Olga, 27, dedicates about the same amount of time to her profile focused on the Spanish royal family (@spain_royal). In two years, the Italy-based Russian has built a community of more than 152,000 followers worldwide. Stemming from her interest in the monarchy, she says she started “looking for information about the Spanish Royal Family in Russian, but it was quite limited. And there was a lot of false information.” As such, she decided to launch her own account and learned Spanish to reach Spanish-speaking fans as well. Currently, she spends several hours a day updating the account: “It depends on the day and whether the royal family have engagements or not. It also depends on my mood: sometimes I get inspired and spend hours creating new content.” On average, she spends about three hours a day on the site, sometimes more. “I like it,” she says.

The people behind these accounts not only give extra visibility to every public appearance of their idols, they also manage to keep the name of the celebrities they share content about in the digital conversation. The fact that the artists themselves often interact with them is evidence of their favorable attitude towards these profiles, a new version of the traditional fan club with global reach. In fact, in the case of @styleofrosalia’s María, the singer’s team even invited her to attend the Motomami Tour. You don’t have to dive too deep to come across memes, photos, or videos created by fans on social networks — turning them directly into content creators — that also reach a high degree of virality. “This not only broadens visibility, but also creates a multiplier effect by reaching new audiences. This phenomenon can generate a substantial increase in the celebrity’s fame, reinforcing their status in the entertainment world,” says Prieto.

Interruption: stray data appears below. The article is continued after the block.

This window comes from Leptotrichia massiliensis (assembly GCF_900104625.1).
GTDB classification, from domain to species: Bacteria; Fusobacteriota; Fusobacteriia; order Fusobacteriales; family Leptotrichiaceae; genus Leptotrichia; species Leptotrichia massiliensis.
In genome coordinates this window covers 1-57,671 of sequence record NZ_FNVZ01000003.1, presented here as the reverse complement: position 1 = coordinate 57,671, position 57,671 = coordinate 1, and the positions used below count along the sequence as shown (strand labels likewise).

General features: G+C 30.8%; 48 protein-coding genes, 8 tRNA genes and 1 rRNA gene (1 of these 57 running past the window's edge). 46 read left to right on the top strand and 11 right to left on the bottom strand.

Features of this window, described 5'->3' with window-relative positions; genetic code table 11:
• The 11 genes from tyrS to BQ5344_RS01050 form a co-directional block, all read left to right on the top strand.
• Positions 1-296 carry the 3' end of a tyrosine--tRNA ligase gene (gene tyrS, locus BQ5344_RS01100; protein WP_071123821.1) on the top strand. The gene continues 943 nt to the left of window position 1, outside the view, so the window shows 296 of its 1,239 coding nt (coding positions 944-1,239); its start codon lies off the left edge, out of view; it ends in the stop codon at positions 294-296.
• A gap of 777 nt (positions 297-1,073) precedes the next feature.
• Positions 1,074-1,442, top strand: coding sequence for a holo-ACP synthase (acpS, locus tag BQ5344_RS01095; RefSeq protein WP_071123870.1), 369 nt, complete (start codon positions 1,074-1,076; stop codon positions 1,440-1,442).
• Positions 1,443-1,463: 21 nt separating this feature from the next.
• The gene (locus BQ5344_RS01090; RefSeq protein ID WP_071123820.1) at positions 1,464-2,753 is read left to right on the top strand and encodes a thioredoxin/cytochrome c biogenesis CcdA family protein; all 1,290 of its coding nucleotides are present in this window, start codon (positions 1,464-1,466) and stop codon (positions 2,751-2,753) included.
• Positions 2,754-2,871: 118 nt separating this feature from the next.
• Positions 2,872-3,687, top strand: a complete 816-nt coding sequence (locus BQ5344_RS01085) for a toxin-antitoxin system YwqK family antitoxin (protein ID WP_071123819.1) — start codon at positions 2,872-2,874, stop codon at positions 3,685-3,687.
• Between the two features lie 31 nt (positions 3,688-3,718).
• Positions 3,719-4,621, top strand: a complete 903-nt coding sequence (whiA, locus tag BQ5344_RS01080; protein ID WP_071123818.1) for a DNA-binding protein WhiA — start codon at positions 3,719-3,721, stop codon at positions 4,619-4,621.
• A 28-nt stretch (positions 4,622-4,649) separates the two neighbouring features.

Exacerbated mythomania sometimes tips the balance in the other direction. On occasions, artists have seen their own fans cross certain red lines. The most notorious example took place last year when Selena Gomez’s fans orchestrated a campaign of harassment on social networks against model Hailey Bieber after she began a relationship with her now-husband Justin Bieber, Gomez’s teenage boyfriend. There were even death threats. Gomez herself publicly stepped forward to ask her fans to stop. In this regard, it seems clear that fan accounts can also have a negative impact. As Prieto points out: “If false information is spread, harmful behavior is engaged in, or controversy is irresponsibly stirred up, it could affect the celebrity’s reputation.”